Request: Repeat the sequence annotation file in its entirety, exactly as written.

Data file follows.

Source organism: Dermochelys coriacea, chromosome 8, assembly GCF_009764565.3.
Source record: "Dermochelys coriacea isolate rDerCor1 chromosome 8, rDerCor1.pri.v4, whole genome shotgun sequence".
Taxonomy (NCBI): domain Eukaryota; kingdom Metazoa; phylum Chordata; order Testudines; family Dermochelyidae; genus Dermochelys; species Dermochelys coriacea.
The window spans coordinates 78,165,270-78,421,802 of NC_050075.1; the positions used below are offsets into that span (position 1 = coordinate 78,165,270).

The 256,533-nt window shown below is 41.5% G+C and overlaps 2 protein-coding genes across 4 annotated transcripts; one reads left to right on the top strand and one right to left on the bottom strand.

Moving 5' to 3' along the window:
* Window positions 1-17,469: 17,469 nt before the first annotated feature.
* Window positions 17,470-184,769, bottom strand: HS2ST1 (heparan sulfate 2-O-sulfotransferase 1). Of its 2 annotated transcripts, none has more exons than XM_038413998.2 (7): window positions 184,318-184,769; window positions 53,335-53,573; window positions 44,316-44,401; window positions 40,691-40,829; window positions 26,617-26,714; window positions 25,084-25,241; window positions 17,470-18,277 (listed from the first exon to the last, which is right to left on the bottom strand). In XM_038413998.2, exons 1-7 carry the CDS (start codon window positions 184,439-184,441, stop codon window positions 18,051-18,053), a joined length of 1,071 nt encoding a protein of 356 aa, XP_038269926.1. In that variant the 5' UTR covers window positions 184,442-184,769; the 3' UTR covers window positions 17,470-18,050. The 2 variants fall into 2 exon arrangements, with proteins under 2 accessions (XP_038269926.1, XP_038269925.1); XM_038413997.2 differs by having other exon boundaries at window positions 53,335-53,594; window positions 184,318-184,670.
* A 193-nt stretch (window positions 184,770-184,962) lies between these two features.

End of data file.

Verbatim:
Source organism: Dermochelys coriacea, chromosome 8, assembly GCF_009764565.3.
Source record: "Dermochelys coriacea isolate rDerCor1 chromosome 8, rDerCor1.pri.v4, whole genome shotgun sequence".
Taxonomy (NCBI): domain Eukaryota; kingdom Metazoa; phylum Chordata; order Testudines; family Dermochelyidae; genus Dermochelys; species Dermochelys coriacea.
The window spans coordinates 78,165,270-78,421,802 of NC_050075.1; the positions used below are offsets into that span (position 1 = coordinate 78,165,270).

The 256,533-nt window shown below is 41.5% G+C and overlaps 2 protein-coding genes across 4 annotated transcripts; one reads left to right on the top strand and one right to left on the bottom strand.

Moving 5' to 3' along the window:
* Window positions 1-17,469: 17,469 nt before the first annotated feature.
* Window positions 17,470-184,769, bottom strand: HS2ST1 (heparan sulfate 2-O-sulfotransferase 1). Of its 2 annotated transcripts, none has more exons than XM_038413998.2 (7): window positions 184,318-184,769; window positions 53,335-53,573; window positions 44,316-44,401; window positions 40,691-40,829; window positions 26,617-26,714; window positions 25,084-25,241; window positions 17,470-18,277 (listed from the first exon to the last, which is right to left on the bottom strand). In XM_038413998.2, exons 1-7 carry the CDS (start codon window positions 184,439-184,441, stop codon window positions 18,051-18,053), a joined length of 1,071 nt encoding a protein of 356 aa, XP_038269926.1. In that variant the 5' UTR covers window positions 184,442-184,769; the 3' UTR covers window positions 17,470-18,050. The 2 variants fall into 2 exon arrangements, with proteins under 2 accessions (XP_038269926.1, XP_038269925.1); XM_038413997.2 differs by having other exon boundaries at window positions 53,335-53,594; window positions 184,318-184,670.
* A 193-nt stretch (window positions 184,770-184,962) lies between these two features.